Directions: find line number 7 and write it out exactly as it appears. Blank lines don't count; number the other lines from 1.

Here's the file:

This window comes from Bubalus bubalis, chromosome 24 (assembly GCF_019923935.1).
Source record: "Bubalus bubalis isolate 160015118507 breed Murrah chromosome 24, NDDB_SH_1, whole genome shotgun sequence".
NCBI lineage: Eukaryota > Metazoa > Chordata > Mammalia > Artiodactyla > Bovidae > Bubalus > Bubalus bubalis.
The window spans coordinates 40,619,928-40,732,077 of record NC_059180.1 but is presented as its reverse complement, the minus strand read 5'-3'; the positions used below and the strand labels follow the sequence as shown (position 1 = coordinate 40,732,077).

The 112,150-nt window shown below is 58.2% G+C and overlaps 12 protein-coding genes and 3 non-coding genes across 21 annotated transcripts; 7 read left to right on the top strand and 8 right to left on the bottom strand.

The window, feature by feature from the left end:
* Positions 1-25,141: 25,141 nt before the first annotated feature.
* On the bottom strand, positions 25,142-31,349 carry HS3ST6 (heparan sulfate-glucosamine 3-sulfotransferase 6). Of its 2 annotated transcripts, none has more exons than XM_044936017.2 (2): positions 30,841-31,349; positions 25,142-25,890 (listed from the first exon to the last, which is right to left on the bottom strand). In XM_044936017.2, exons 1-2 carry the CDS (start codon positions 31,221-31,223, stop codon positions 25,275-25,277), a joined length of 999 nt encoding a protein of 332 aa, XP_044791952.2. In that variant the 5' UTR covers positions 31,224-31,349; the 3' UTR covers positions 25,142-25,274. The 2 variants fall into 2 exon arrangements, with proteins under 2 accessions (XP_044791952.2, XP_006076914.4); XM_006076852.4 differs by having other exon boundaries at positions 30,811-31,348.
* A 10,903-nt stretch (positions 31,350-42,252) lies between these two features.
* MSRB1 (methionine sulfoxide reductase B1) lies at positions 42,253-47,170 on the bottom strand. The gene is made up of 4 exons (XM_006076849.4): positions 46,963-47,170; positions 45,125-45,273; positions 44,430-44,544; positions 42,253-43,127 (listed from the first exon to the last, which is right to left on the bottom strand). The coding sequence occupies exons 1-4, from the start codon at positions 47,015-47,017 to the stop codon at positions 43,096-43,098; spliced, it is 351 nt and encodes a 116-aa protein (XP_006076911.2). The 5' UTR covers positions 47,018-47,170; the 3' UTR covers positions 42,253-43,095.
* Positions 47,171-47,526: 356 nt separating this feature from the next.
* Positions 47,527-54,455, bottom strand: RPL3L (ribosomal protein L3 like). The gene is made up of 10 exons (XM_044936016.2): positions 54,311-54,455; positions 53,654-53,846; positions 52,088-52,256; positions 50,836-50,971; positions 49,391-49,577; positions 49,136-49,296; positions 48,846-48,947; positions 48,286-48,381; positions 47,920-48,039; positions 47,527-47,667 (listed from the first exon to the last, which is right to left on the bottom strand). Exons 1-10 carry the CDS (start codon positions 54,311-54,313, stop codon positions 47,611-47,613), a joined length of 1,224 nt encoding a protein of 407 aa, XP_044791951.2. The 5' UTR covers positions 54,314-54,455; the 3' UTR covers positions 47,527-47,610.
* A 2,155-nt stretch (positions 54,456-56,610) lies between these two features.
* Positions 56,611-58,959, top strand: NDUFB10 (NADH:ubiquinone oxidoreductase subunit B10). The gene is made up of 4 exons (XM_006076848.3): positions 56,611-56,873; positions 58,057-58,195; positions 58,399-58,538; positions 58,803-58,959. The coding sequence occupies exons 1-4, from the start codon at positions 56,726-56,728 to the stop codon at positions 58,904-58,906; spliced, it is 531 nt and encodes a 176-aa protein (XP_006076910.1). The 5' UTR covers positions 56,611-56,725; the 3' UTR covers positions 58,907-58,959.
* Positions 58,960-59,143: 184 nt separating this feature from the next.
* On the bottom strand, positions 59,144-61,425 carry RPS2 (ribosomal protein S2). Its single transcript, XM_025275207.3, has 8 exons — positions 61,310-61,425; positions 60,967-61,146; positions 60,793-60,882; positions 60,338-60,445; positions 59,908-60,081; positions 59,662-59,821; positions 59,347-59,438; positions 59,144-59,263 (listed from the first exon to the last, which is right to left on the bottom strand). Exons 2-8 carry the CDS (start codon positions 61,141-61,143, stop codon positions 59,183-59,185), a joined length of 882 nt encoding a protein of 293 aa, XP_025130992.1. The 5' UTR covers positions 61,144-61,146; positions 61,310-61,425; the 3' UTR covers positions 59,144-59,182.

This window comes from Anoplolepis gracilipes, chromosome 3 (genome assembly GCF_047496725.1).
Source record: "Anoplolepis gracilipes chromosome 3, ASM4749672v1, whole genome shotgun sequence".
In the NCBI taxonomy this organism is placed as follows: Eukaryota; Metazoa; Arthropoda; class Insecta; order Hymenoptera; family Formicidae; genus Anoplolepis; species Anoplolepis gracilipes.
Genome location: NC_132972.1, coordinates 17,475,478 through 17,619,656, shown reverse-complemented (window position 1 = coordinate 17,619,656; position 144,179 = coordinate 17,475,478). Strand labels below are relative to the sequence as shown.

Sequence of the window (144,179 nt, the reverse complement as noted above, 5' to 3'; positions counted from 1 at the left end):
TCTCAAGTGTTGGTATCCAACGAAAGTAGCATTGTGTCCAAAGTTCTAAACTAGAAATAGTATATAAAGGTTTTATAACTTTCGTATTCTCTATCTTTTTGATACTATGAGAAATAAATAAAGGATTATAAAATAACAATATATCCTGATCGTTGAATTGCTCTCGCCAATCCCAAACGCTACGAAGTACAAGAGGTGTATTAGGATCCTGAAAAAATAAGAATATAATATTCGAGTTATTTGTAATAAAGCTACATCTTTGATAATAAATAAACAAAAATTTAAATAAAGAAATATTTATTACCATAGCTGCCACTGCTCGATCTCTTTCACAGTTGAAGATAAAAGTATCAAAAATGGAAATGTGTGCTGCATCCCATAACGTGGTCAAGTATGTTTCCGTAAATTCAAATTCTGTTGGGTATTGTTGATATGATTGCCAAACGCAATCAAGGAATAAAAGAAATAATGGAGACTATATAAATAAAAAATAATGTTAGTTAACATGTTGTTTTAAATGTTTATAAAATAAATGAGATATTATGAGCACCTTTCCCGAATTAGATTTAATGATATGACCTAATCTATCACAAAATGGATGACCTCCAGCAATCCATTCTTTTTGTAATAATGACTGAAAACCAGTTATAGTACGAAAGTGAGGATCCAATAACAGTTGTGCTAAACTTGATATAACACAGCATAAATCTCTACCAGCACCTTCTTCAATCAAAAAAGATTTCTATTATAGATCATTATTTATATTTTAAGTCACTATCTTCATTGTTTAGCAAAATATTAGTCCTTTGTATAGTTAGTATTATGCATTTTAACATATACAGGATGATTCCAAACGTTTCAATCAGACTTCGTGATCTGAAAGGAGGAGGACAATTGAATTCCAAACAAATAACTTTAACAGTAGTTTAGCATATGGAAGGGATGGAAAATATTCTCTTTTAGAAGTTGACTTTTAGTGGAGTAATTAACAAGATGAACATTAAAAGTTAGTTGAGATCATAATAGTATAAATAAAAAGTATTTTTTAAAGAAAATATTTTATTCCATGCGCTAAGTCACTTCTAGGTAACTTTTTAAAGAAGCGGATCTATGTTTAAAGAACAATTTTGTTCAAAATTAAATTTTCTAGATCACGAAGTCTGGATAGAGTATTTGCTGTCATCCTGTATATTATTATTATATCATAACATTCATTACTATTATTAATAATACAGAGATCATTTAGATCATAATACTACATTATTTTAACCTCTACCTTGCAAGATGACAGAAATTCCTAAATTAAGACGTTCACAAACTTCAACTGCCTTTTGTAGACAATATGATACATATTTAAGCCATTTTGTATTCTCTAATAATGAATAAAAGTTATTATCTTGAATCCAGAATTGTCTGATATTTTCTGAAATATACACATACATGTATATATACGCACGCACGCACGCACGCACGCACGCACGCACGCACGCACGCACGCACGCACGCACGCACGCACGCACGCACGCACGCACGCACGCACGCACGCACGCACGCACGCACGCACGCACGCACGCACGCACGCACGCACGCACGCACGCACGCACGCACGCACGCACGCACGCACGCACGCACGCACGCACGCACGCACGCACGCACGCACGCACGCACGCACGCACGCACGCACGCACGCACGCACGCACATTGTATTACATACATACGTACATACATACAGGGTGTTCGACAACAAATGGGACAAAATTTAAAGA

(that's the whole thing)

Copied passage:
* Positions 1-25,141: 25,141 nt before the first annotated feature.